Now the stories of “long-haulers” have become a central component of how scientists, doctors and policymakers view long-term effects of the coronavirus.
As a current article in the journal Social Science & Medicine explains, researchers are scrambling to keep up with what patients report in online support groups such as Ms. Watson’s. Co-author Elisa Perego, a research associate at University College London, is a long-hauler herself, and dubbed the post-viral condition “long Covid” on Twitter in May. Both “long-haulers” and “long Covid” are fast becoming standard terminology in the medical field.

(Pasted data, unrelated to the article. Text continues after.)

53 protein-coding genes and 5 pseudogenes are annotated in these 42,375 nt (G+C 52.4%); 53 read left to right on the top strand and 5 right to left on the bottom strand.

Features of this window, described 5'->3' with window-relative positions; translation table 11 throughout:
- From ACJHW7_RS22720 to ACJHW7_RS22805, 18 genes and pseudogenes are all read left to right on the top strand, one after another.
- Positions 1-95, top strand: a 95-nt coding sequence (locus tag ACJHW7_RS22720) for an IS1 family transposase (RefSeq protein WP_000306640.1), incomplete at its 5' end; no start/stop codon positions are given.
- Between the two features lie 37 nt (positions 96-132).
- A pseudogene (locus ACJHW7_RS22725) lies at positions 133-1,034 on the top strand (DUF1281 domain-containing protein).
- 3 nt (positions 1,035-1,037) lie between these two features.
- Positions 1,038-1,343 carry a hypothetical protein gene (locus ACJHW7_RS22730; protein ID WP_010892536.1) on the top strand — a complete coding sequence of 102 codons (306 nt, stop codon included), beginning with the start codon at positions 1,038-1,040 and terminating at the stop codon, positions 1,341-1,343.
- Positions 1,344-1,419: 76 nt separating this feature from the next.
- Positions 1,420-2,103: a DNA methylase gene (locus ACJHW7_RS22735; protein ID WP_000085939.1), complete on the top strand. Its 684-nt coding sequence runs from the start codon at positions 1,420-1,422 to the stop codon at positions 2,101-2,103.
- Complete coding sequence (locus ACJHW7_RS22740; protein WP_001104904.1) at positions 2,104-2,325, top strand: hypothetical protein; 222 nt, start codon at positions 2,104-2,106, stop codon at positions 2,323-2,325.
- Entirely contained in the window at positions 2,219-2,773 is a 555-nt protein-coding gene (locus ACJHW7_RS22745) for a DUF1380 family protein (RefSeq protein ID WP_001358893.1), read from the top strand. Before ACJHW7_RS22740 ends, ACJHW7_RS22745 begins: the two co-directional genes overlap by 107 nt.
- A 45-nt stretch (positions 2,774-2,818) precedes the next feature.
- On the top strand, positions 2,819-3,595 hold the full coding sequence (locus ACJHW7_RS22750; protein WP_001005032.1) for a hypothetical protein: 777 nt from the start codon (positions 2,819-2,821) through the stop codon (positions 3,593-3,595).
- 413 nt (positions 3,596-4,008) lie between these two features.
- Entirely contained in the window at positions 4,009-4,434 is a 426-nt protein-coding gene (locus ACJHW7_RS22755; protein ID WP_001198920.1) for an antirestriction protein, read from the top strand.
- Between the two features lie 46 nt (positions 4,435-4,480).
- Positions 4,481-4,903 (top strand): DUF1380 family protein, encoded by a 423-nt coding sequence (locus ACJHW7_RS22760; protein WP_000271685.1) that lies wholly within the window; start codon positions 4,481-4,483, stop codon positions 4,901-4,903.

Kate Porter, a digital marketer from Beverly, Mass., and an administrator for Ms. Watson’s group, has watched as the “long-hauler” term has exploded in popularity. Ms. Porter, who tracks the latest research and policy initiatives on the Covid-19 Recovery Awareness website, told me, “Even if it’s not necessarily the most scientific term, you get the gist right away—you don’t even need to really explain it.”